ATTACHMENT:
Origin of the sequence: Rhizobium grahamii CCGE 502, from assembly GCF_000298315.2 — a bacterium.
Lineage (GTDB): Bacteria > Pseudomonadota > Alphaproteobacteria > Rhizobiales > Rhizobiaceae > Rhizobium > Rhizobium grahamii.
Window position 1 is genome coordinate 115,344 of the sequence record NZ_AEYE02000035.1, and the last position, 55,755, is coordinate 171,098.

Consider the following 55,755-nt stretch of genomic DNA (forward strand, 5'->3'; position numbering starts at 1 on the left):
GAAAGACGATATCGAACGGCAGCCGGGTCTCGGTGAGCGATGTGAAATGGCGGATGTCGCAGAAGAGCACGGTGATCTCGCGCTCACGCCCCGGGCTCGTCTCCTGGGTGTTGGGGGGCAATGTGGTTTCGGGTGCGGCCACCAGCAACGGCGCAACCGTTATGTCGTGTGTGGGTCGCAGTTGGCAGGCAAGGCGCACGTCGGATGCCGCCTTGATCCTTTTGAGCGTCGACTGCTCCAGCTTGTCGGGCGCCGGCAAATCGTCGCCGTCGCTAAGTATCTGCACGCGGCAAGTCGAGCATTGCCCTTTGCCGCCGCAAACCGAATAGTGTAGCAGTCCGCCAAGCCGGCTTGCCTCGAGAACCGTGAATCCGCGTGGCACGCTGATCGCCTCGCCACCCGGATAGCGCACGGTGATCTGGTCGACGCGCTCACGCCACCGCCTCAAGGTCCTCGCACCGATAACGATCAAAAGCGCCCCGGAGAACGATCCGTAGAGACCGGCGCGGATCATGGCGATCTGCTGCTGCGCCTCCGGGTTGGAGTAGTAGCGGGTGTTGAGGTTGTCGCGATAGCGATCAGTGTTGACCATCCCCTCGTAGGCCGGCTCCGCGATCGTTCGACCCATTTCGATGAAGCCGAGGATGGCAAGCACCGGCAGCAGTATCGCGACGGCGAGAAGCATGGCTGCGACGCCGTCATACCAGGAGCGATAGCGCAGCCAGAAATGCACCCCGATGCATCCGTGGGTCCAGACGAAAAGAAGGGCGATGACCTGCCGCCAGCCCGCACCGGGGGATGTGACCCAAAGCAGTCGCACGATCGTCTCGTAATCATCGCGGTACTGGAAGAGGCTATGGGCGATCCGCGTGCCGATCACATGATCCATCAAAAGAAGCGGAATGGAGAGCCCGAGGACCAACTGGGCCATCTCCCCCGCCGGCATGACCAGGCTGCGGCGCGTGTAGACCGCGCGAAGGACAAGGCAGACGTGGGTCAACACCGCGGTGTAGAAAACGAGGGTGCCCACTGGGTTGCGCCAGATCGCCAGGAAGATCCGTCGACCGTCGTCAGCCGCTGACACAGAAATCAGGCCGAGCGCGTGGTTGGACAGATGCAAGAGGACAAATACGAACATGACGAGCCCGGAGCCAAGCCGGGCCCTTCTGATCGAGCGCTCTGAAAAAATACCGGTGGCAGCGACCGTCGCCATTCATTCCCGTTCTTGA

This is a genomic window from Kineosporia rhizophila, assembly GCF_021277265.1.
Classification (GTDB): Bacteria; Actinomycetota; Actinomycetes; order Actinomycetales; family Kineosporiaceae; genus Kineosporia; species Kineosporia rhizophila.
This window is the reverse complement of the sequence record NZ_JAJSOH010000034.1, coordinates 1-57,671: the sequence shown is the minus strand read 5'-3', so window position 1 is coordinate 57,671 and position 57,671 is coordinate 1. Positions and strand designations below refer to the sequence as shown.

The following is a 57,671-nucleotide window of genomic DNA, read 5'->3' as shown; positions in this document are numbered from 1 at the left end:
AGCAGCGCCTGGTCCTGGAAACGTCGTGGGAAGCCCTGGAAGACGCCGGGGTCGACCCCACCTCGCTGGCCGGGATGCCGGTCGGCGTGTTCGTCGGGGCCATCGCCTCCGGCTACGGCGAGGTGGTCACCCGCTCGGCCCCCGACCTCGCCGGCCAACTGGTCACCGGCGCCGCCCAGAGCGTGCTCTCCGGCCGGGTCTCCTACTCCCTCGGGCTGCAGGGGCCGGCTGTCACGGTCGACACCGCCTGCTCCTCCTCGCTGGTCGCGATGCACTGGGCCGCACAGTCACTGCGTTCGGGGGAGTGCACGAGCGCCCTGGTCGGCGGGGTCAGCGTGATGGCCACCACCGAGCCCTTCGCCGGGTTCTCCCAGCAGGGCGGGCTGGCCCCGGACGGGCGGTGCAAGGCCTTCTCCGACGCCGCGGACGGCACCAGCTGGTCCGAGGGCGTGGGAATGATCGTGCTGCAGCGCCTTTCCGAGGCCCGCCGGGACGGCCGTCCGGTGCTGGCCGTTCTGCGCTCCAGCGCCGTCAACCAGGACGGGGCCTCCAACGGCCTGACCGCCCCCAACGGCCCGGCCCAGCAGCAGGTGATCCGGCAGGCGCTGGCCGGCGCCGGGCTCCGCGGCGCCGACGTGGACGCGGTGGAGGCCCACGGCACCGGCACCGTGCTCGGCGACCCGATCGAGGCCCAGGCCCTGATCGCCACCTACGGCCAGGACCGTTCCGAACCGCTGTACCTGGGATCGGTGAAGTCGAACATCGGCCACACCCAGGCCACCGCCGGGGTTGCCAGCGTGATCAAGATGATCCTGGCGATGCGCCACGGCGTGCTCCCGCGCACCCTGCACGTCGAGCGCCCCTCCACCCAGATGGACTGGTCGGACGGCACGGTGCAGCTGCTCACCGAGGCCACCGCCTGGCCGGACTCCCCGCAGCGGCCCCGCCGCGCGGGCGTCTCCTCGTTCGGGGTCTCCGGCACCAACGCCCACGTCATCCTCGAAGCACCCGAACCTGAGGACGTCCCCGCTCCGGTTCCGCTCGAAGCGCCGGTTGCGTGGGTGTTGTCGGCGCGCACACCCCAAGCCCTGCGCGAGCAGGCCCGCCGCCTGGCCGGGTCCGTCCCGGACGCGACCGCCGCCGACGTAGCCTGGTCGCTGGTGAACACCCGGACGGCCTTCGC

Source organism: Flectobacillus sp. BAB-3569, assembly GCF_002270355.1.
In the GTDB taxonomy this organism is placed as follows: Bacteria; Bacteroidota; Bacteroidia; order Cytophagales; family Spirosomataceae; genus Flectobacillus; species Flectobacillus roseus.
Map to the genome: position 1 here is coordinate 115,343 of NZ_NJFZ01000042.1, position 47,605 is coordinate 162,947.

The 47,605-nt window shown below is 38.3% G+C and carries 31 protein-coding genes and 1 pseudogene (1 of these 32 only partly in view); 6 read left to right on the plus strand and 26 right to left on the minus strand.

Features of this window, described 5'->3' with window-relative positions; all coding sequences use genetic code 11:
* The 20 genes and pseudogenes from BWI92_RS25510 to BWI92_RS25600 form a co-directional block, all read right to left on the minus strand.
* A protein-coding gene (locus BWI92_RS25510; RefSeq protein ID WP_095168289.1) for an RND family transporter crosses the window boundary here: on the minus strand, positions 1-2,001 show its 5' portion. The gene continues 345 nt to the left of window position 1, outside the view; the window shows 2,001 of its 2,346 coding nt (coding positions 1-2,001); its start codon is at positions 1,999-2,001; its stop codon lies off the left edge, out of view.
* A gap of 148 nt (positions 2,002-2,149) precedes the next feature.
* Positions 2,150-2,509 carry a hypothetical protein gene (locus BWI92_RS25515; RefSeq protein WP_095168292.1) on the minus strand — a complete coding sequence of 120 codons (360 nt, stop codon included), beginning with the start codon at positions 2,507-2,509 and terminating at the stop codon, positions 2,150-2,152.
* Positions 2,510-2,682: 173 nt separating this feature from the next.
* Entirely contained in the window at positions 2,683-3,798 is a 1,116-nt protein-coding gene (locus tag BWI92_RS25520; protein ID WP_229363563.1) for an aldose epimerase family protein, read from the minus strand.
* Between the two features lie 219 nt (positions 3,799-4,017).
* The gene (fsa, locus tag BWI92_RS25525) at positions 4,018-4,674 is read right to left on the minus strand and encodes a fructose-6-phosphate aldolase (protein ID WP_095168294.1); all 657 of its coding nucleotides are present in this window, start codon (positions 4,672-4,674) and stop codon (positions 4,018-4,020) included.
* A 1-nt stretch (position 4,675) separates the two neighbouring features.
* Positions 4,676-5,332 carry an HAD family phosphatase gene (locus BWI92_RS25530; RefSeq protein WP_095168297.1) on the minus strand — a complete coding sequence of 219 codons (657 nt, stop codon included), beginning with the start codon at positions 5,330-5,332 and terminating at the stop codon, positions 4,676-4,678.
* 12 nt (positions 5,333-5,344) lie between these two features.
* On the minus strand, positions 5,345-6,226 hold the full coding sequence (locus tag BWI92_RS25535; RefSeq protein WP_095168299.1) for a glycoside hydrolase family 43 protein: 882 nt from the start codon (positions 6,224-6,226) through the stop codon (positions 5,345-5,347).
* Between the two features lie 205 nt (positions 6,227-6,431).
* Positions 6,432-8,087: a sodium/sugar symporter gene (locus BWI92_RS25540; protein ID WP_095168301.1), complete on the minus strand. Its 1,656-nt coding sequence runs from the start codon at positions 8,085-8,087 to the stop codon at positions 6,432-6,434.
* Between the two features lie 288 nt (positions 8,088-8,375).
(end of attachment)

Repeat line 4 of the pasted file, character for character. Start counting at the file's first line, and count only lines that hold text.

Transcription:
Consider the following 55,755-nt stretch of genomic DNA (forward strand, 5'->3'; position numbering starts at 1 on the left):